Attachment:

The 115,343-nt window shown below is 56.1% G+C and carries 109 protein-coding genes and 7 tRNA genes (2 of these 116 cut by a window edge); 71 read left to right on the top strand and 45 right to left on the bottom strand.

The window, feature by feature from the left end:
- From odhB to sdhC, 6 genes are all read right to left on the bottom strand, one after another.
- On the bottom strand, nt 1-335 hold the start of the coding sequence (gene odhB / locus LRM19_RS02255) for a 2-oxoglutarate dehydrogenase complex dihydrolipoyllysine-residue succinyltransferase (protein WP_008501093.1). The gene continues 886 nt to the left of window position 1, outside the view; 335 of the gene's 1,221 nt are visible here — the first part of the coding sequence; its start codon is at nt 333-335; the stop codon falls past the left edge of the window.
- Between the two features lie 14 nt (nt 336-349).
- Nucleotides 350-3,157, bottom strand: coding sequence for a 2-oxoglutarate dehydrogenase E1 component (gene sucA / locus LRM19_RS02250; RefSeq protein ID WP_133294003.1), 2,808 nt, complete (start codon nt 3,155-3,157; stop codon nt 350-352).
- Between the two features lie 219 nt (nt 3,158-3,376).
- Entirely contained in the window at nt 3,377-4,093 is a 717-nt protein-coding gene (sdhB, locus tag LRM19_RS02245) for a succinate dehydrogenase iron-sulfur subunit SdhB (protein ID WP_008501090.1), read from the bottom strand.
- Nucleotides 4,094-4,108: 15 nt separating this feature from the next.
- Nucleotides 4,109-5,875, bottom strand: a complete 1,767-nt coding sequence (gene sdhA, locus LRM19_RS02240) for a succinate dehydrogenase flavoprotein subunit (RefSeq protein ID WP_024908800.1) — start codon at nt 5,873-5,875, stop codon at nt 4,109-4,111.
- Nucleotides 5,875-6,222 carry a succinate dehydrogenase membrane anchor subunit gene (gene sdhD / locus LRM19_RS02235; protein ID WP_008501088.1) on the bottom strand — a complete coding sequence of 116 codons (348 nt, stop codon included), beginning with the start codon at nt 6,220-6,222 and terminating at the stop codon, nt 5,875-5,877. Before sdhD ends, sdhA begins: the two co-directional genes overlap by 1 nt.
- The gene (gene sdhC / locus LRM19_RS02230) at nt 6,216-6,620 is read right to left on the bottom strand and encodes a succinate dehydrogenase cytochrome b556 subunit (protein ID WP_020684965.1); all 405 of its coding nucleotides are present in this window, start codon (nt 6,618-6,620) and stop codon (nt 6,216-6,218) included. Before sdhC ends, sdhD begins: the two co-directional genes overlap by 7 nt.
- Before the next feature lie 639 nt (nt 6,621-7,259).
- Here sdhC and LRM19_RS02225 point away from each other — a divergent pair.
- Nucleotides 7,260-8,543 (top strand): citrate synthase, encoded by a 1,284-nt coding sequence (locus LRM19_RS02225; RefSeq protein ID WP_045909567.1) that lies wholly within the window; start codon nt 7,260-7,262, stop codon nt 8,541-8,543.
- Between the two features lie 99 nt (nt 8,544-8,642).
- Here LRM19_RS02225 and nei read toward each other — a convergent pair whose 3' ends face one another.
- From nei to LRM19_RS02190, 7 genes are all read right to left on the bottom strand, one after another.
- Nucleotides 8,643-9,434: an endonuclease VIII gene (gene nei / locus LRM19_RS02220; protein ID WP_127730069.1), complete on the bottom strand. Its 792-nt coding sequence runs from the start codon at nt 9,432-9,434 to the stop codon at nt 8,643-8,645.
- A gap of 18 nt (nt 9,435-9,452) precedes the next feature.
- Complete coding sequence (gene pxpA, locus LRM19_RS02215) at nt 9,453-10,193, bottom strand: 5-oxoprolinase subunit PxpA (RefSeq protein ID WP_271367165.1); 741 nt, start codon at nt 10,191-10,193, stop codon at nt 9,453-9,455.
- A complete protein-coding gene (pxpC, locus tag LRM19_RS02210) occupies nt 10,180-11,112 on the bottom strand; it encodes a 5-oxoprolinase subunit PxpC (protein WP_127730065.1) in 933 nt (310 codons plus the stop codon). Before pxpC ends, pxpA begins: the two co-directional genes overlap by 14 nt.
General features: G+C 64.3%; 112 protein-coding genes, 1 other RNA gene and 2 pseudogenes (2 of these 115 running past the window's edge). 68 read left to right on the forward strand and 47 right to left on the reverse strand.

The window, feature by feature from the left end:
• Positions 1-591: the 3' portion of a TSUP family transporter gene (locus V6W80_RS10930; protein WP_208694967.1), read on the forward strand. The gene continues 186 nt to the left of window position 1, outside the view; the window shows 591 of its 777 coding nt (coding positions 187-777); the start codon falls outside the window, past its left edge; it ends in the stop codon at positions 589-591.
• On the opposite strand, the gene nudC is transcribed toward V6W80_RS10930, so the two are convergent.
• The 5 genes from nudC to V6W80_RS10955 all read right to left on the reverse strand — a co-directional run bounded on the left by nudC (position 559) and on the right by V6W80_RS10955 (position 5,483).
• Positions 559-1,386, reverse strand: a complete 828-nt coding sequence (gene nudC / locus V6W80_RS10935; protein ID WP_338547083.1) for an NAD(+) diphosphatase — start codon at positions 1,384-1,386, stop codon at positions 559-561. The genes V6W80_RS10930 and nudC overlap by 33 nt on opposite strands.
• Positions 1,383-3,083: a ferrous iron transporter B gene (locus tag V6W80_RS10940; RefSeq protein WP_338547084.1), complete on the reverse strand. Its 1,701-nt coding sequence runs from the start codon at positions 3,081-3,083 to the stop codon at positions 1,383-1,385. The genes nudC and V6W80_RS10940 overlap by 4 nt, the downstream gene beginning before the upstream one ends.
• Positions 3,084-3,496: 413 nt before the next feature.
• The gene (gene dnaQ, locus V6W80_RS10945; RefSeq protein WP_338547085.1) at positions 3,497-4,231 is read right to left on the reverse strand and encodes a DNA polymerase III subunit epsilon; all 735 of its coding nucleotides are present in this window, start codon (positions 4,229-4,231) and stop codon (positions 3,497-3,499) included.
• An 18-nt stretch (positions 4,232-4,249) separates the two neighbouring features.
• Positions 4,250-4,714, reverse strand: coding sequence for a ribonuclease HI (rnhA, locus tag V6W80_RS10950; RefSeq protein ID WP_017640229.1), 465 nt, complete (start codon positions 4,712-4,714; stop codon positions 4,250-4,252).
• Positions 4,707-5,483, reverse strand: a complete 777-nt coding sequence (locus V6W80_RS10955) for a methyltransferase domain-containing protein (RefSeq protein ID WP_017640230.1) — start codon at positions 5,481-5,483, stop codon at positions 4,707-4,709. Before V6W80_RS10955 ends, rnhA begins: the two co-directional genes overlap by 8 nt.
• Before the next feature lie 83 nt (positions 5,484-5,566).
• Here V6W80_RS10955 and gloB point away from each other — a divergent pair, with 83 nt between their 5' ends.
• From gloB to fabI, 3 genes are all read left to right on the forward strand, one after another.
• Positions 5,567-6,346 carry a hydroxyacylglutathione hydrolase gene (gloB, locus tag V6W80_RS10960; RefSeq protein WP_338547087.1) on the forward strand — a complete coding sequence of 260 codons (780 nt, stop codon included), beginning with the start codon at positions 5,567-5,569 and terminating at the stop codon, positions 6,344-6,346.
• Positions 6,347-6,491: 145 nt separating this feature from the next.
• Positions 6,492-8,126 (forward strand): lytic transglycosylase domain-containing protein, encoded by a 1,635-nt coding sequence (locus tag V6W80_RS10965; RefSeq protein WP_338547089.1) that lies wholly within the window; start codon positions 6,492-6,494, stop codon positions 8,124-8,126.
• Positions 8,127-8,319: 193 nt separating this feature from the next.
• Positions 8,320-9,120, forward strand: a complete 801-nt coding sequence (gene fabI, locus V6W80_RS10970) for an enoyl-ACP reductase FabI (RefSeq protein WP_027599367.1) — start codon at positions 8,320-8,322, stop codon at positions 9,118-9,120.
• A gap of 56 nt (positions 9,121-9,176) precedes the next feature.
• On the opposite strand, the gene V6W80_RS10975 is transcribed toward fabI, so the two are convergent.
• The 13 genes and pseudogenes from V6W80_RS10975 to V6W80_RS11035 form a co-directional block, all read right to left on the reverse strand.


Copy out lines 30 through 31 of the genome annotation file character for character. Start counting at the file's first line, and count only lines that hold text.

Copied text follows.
• Positions 3,084-3,496: 413 nt before the next feature.
• The gene (gene dnaQ, locus V6W80_RS10945; RefSeq protein WP_338547085.1) at positions 3,497-4,231 is read right to left on the reverse strand and encodes a DNA polymerase III subunit epsilon; all 735 of its coding nucleotides are present in this window, start codon (positions 4,229-4,231) and stop codon (positions 3,497-3,499) included.